Revenue from higher sales was further bolstered by favorable exchange rates, the company said, while price increases in markets like Brazil and Russia helped off-set falling national currency values. Renault said attentiveness to costs and increased efficiencies provided roughly half of the profit rise, with improved sales responsible for the other half.
SAMSUNG: SEOUL — Samsung Electronics posted an 8.0% fall in second-quarter net profit Thursday and promised “flexible” pricing of its new flagship smartphone after less than stellar sales contributed to a slump in its mobile unit’s earnings.
The world’s largest smartphone maker said net profit for the April-June period stood at 5.75 trillion won ($4.90 billion), down from 6.25 trillion won ($5.33 billion) a year ago and slightly below analyst estimates. Operating profit also shrank 4.03% from a year ago to 6.9 trillion won ($5.88 billion) while sales dropped 7.3% to 48.5 trillion won ($41.35 billion).
The conglomerate has now seen its net profit decline for five straight quarters year-on-year, mainly due to heightened competition in an increasingly saturated smartphone market that it had dominated for years.
NOKIA: HELSINKI — Nokia reported on Thursday that its network equipment business had significantly improved sales and profitability in the second quarter, sending its share price soaring more than 7%. The company reported group sales increased 9% compared with the same period last year, to 3.2 billion euros ($3.51 billion).
The group’s second2quarter attributable net profit was down to 347 million euros ($380.12 million), compared with 2.5 billion euros ($2.74 billion) last year, the drop resulting from discontinued operations. Nokia’s Devices and Services unit – the unprofitable handset business – whose sale to Microsoft in 2013 was finalized in April 2014, contributed to net profit in the second quarter 2014.
Operating profit meanwhile almost doubled to 508 million euros ($556.49 million) in Q2, compared with 284 million euros ($311.11 million) last year.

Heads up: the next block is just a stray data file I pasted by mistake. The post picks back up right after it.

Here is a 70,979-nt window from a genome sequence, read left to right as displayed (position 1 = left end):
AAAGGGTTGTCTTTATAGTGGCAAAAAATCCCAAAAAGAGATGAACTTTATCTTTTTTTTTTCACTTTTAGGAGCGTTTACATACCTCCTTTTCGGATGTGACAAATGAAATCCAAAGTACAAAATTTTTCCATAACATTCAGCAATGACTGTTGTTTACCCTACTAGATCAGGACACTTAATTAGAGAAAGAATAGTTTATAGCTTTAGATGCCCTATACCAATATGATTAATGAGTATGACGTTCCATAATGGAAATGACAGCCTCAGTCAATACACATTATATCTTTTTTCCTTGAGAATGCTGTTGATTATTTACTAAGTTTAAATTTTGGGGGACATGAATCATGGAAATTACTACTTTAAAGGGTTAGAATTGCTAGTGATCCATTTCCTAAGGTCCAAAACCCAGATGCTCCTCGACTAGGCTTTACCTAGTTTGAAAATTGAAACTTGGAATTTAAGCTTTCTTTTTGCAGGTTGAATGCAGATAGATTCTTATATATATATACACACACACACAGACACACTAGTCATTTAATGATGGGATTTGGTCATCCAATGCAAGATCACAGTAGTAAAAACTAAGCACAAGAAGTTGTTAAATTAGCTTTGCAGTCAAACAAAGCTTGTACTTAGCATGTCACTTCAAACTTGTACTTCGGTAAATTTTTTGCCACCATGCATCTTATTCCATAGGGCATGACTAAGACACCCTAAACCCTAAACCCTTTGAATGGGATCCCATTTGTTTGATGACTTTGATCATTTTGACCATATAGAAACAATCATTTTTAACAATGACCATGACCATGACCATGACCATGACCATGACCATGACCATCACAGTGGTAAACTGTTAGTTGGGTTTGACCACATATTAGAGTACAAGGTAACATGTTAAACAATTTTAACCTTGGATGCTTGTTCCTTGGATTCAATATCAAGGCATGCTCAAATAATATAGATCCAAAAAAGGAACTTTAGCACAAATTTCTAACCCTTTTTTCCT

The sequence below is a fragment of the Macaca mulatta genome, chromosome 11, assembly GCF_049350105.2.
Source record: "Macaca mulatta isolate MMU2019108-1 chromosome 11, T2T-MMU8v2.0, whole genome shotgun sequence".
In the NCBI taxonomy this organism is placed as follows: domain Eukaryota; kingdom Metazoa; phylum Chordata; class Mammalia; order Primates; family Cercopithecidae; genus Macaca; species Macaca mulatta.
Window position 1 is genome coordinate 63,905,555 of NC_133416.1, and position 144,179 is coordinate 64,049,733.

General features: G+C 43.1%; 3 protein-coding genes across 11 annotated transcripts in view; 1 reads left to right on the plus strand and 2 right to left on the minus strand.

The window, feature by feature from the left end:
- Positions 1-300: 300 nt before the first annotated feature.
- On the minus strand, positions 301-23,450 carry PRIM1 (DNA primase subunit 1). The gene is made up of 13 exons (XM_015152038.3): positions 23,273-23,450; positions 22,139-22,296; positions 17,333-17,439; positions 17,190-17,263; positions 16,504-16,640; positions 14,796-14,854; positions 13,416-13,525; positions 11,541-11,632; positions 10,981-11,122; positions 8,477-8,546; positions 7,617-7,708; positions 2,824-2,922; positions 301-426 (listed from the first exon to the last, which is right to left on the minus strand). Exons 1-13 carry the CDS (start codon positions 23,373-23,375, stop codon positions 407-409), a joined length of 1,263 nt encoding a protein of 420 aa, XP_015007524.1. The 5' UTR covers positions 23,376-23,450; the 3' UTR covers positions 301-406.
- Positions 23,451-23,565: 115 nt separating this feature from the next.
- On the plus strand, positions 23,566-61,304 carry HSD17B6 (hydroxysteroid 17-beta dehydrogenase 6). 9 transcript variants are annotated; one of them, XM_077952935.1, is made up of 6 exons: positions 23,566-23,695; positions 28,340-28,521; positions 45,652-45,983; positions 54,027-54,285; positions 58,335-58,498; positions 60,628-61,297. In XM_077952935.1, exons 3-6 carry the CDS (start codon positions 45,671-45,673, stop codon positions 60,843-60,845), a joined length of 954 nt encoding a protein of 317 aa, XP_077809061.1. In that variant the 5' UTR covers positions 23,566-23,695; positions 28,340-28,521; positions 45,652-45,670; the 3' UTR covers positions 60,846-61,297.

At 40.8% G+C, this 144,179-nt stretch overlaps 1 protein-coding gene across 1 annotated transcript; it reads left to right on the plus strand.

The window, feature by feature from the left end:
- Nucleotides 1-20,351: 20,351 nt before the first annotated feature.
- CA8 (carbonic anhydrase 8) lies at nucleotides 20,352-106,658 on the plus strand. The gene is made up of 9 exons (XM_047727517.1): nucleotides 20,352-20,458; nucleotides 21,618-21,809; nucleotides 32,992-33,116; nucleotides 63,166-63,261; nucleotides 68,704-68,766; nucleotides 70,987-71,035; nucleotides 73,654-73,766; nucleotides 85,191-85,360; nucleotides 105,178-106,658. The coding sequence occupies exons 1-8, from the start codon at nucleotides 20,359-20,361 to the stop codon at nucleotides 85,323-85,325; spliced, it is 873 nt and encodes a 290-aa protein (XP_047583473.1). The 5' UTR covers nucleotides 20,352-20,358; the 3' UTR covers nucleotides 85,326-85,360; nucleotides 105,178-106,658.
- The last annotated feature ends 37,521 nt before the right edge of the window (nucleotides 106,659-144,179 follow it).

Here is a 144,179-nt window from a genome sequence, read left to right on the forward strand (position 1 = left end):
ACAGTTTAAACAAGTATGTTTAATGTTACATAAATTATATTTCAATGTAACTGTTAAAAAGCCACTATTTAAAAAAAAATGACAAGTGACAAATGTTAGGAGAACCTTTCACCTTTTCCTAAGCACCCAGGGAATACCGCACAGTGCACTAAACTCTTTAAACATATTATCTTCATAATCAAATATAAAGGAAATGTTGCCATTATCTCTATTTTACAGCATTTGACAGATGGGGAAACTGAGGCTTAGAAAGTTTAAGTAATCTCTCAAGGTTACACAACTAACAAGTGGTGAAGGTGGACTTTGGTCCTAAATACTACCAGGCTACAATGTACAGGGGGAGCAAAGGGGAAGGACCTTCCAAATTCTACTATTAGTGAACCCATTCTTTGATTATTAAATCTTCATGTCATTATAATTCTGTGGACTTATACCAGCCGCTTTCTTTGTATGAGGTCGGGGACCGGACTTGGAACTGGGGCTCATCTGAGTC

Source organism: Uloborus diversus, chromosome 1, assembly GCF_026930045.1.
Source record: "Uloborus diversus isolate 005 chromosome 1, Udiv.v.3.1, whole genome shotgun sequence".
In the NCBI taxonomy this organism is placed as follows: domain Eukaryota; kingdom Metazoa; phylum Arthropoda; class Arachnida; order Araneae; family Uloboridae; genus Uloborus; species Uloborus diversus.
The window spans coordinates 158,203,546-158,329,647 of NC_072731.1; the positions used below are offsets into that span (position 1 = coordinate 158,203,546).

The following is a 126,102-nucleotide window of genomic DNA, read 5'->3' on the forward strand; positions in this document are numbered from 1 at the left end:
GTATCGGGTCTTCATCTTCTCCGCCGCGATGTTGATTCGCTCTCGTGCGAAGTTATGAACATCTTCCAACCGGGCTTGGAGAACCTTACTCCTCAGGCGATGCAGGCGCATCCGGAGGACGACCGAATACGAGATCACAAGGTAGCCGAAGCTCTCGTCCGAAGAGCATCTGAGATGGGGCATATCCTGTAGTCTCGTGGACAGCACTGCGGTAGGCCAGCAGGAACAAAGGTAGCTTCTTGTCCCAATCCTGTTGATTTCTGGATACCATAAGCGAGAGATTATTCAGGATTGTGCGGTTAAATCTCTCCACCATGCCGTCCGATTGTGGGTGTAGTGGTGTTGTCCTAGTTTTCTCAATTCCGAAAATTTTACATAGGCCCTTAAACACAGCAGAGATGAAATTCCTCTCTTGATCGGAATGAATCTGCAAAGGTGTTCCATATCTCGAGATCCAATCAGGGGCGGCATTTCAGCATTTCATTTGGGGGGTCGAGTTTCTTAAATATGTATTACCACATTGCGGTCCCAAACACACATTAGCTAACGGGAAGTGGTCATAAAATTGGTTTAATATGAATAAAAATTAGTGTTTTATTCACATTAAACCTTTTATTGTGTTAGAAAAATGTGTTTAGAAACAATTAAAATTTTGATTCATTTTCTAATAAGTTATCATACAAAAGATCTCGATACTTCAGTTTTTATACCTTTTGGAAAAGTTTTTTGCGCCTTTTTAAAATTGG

FUJITSU: TOKYO — Fujitsu on Thursday warned that it plunged into the red in April-June on sluggish sales of personal computers and network equipment, but said it would still meet its full-year profit target.
The sprawling IT conglomerate fell into a 27.3 billion yen ($219.48 million) operating loss for its fiscal first quarter, reversing a year-earlier profit of 7.29 billion yen ($58.61 million). Sales edged down slightly to 1.065 trillion yen ($8.56 billion), it said.
The weak results hit Fujitsu shares, which fell 3.18% in afternoon Tokyo trading. The company left its annual forecast unchanged, expecting a 100 billion yen net profit ($803.94 million) on sales of 4.85 trillion yen ($38.99 billion).
NEC: TOKYO — NEC said Thursday it remained stuck in the red during its fiscal first quarter largely owing to weakness in its telecom division, but was still on track for a full-year profit.
The information technology giant reported a net loss of 10.02 billion yen ($80.55 million) in the April-June period, barely changed from its shortfall a year earlier. Revenue slipped 2.0% to 586.6 billion yen ($4.72 billion) while NEC’s operating loss widened to 10.1 billion yen ($81.20 million) from 7.1 billion yen ($57.08 million) in the same three months last year, it said.
Despite the latest quarterly results, NEC left unchanged its previous forecast for a 65 billion yen ($522.56 million) net profit on sales of 3.1 trillion yen ($24.92 billion) in the fiscal year to March.
Copyright Agence France-Presse, 2015